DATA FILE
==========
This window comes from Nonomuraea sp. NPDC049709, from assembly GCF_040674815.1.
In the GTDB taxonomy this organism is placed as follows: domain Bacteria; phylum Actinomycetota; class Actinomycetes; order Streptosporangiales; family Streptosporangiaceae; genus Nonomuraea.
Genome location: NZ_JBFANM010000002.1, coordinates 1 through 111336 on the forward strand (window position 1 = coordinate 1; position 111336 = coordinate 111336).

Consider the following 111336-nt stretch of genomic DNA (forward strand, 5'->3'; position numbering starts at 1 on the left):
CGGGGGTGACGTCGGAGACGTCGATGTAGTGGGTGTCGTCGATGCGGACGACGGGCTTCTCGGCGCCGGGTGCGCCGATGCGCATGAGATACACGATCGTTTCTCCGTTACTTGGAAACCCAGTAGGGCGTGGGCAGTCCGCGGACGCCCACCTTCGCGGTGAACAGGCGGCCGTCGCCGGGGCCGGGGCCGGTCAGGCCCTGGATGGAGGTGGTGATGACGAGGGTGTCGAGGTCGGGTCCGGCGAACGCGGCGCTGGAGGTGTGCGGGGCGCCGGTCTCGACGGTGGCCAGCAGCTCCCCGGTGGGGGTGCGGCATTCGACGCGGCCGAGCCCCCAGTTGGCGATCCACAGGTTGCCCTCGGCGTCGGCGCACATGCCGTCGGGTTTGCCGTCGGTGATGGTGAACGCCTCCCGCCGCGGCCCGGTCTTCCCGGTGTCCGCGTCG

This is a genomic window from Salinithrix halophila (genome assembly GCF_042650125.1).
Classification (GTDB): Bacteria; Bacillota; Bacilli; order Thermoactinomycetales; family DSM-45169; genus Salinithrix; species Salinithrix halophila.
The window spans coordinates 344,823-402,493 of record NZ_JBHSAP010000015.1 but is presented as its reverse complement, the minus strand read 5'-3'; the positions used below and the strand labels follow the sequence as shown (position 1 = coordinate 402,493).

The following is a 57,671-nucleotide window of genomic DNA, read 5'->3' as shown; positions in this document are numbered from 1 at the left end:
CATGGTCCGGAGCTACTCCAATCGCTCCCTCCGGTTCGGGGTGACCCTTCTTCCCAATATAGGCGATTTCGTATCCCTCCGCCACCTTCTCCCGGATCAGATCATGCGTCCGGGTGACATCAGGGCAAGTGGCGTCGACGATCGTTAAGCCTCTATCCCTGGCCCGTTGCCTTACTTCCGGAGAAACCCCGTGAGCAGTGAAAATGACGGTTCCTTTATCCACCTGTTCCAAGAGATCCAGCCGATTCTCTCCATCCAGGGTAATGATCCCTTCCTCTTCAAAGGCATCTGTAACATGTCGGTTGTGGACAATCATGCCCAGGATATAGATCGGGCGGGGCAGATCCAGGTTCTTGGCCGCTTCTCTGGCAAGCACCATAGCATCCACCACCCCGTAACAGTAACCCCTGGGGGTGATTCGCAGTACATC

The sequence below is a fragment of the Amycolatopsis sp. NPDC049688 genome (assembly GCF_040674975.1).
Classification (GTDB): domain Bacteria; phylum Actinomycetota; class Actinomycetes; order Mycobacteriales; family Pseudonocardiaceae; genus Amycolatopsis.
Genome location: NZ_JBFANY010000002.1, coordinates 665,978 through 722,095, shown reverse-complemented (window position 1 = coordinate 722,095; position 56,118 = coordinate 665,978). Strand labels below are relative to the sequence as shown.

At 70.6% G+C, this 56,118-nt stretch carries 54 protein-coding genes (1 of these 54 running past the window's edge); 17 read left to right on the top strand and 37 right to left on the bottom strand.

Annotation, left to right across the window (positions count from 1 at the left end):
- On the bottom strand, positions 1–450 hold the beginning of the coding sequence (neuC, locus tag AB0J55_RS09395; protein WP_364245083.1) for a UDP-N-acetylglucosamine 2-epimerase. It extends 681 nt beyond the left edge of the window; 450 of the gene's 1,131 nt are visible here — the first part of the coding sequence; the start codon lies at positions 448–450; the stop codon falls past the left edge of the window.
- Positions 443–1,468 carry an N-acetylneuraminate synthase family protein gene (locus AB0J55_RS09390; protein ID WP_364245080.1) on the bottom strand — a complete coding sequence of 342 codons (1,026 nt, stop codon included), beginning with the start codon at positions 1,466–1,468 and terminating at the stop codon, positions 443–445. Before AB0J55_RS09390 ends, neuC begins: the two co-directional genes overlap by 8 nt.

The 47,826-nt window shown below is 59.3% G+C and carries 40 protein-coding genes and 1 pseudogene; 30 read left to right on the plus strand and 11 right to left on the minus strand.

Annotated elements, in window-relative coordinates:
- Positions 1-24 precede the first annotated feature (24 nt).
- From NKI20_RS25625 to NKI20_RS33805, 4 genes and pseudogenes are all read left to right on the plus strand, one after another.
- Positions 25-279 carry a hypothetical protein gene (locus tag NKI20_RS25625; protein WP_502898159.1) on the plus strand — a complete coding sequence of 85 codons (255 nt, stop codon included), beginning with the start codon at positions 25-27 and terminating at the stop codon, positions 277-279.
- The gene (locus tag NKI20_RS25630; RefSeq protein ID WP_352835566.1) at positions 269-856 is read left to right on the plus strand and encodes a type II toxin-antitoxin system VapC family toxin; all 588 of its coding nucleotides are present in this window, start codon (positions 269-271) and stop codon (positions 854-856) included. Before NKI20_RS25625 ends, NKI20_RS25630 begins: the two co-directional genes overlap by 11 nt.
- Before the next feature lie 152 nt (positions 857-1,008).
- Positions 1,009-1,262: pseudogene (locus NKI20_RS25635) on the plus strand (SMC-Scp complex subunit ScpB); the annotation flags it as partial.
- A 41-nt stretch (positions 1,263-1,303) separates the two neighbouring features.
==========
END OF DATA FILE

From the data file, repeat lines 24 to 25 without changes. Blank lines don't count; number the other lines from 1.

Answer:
- Before the next feature lie 152 nt (positions 857-1,008).
- Positions 1,009-1,262: pseudogene (locus NKI20_RS25635) on the plus strand (SMC-Scp complex subunit ScpB); the annotation flags it as partial.